# Using Vector Calculus to analyse rotation of solid objects

Vector Calculus is often used to analyse the movement of fluids, but there is no reason why we should not use it to analyse solid objects, provided that we apply it to regons of space where the vector field is continous..

If we take a velocity field of a rotating object we might get a field that looks like this:

If we take the curl of this field we would get a different vector field

To see how this relates to the angular velocity () we can calculate curl as follows, if the following diagram shows the velocity of a point on a solid object rotating about the origin:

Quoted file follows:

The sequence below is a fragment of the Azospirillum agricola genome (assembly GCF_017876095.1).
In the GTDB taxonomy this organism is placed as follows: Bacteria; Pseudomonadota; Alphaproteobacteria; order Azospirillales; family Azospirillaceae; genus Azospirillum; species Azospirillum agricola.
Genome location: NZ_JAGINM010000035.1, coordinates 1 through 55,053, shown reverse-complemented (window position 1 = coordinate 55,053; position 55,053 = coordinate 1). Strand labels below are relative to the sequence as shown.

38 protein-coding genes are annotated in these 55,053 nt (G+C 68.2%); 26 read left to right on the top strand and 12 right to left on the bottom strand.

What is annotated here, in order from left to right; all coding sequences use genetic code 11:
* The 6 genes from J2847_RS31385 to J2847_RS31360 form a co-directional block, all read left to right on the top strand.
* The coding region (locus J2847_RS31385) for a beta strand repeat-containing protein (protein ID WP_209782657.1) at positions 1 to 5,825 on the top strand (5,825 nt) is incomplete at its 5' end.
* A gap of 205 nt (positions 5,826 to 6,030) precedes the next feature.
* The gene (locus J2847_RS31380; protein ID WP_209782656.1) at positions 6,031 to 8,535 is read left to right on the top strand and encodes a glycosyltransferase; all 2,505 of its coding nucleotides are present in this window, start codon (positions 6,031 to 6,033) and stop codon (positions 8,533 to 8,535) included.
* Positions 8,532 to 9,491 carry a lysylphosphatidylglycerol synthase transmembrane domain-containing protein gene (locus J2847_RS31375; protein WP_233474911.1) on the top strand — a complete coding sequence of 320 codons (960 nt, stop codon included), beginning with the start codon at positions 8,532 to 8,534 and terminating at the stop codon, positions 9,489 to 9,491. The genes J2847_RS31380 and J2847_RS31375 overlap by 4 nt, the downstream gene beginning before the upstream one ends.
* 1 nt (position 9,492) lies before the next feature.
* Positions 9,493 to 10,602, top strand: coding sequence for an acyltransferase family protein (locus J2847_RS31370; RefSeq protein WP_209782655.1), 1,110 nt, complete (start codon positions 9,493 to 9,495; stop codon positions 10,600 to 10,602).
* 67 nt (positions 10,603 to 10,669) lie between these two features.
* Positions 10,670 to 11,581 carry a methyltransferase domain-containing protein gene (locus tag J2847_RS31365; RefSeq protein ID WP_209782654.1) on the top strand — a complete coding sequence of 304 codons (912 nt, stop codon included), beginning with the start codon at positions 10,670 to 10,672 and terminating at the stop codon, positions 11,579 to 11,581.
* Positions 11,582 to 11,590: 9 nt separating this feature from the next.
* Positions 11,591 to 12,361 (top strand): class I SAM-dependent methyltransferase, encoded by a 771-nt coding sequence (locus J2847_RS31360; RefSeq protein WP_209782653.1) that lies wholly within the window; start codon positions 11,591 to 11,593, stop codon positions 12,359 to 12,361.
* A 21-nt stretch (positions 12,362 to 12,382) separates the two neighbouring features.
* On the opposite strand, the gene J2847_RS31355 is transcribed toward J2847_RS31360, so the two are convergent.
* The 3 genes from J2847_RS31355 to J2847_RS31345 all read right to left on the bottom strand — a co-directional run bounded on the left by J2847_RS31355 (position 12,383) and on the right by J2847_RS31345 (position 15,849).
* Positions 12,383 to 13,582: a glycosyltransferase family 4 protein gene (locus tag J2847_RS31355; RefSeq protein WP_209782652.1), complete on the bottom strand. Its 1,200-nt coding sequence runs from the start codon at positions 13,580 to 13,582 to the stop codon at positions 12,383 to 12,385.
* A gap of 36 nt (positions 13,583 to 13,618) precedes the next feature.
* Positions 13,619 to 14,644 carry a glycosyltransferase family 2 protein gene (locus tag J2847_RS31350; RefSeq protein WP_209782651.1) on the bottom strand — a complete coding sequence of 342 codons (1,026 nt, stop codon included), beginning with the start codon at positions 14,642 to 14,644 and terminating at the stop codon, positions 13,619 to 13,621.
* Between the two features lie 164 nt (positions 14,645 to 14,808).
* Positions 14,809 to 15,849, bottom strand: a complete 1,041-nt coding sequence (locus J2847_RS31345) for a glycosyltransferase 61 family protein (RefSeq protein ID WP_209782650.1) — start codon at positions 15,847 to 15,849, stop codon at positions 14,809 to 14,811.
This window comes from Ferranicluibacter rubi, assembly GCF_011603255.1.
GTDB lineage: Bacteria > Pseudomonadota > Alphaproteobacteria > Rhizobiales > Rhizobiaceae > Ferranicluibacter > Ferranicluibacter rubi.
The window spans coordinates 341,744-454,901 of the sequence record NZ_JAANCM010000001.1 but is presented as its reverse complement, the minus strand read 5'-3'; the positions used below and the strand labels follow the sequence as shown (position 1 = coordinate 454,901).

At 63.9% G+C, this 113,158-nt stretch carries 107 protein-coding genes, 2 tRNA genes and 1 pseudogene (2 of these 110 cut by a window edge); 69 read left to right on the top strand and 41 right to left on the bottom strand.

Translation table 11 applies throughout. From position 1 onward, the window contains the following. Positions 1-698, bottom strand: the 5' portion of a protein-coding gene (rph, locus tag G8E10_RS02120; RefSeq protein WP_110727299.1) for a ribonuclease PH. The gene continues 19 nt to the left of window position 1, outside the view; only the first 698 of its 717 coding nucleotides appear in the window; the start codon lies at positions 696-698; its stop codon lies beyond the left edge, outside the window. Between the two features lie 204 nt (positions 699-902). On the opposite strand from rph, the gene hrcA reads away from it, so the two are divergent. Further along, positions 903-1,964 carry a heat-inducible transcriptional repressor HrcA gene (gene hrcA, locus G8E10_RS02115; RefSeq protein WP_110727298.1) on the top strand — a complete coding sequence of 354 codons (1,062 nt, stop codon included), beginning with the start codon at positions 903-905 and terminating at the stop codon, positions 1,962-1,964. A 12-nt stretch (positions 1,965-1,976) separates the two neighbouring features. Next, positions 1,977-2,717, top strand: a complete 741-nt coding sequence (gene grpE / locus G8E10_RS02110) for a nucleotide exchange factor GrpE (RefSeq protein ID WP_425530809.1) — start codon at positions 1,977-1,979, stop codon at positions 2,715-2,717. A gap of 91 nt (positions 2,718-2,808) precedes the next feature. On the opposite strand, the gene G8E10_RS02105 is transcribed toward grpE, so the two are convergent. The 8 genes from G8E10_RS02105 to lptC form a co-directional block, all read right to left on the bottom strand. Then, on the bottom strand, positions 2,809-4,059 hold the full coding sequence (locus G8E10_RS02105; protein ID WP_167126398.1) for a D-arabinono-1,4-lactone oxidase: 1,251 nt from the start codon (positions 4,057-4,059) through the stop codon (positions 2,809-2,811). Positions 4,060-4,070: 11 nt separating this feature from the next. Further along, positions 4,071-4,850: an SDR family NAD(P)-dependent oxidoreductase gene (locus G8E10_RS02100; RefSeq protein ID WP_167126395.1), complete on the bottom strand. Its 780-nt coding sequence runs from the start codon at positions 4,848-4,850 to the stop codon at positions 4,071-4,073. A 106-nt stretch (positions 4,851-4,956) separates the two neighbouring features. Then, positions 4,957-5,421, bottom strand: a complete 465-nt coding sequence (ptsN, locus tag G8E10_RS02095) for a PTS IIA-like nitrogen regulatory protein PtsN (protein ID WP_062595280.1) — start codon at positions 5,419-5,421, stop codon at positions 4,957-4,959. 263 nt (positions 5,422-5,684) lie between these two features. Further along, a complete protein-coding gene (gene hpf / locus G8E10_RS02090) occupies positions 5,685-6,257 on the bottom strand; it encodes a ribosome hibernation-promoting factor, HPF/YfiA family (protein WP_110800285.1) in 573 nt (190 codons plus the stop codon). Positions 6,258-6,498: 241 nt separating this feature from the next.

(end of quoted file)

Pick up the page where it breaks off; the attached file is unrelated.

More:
v1 = component of v in x dimention = -v sin(θ) = -wr sin(θ)
v2 = component of v in y dimention = v cos(θ) = wr cos(θ)
v3 = component of v in z dimention = 0

x = r cos(θ)
y = r sin(θ)
z = 0

dv1/dy = d(-wr sin(θ)/d(r sin(θ)) = -w
dv1/dz = 0 /* because the object boes not change in the z direction */
dv2/dx = d(wr cos(θ)/d(r cos(θ)) = w
dv2/dz = 0
dv3/dx = 0 /* because there is no component of velocity in the z direction */
dv3/dy = 0

so:

curl() = (d v3 / dy - d v2 / dz)i + (d v1 / dz - d v3 / dx)j + (d v2 / dx - d v1 / dy)k

= 0 i + 0 j + (w + w) k

= 2w k

Therefore curl of a solid object is 2w along the line of the axis of rotation.